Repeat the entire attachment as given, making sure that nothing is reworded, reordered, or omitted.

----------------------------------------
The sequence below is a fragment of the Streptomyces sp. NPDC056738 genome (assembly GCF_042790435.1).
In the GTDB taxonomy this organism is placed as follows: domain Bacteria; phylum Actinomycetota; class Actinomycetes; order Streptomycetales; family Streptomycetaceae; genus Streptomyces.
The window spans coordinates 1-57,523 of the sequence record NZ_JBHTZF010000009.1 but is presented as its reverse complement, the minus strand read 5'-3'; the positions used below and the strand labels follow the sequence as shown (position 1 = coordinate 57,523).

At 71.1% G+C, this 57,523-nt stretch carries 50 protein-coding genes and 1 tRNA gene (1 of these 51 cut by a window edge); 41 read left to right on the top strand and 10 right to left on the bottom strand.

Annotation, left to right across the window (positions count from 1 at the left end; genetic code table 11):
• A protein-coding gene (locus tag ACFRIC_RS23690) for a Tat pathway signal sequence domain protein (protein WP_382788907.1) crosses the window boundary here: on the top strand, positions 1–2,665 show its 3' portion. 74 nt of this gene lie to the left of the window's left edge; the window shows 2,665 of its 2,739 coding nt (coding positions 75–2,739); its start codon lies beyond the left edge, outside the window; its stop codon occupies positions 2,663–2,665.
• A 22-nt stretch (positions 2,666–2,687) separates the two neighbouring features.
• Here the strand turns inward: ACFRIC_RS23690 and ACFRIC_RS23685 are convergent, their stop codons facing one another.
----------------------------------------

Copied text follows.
The sequence below is a fragment of the Streptomyces sp. NPDC056738 genome (assembly GCF_042790435.1).
In the GTDB taxonomy this organism is placed as follows: domain Bacteria; phylum Actinomycetota; class Actinomycetes; order Streptomycetales; family Streptomycetaceae; genus Streptomyces.
The window spans coordinates 1-57,523 of the sequence record NZ_JBHTZF010000009.1 but is presented as its reverse complement, the minus strand read 5'-3'; the positions used below and the strand labels follow the sequence as shown (position 1 = coordinate 57,523).

At 71.1% G+C, this 57,523-nt stretch carries 50 protein-coding genes and 1 tRNA gene (1 of these 51 cut by a window edge); 41 read left to right on the top strand and 10 right to left on the bottom strand.

Annotation, left to right across the window (positions count from 1 at the left end; genetic code table 11):
• A protein-coding gene (locus tag ACFRIC_RS23690) for a Tat pathway signal sequence domain protein (protein WP_382788907.1) crosses the window boundary here: on the top strand, positions 1–2,665 show its 3' portion. 74 nt of this gene lie to the left of the window's left edge; the window shows 2,665 of its 2,739 coding nt (coding positions 75–2,739); its start codon lies beyond the left edge, outside the window; its stop codon occupies positions 2,663–2,665.
• A 22-nt stretch (positions 2,666–2,687) separates the two neighbouring features.
• Here the strand turns inward: ACFRIC_RS23690 and ACFRIC_RS23685 are convergent, their stop codons facing one another.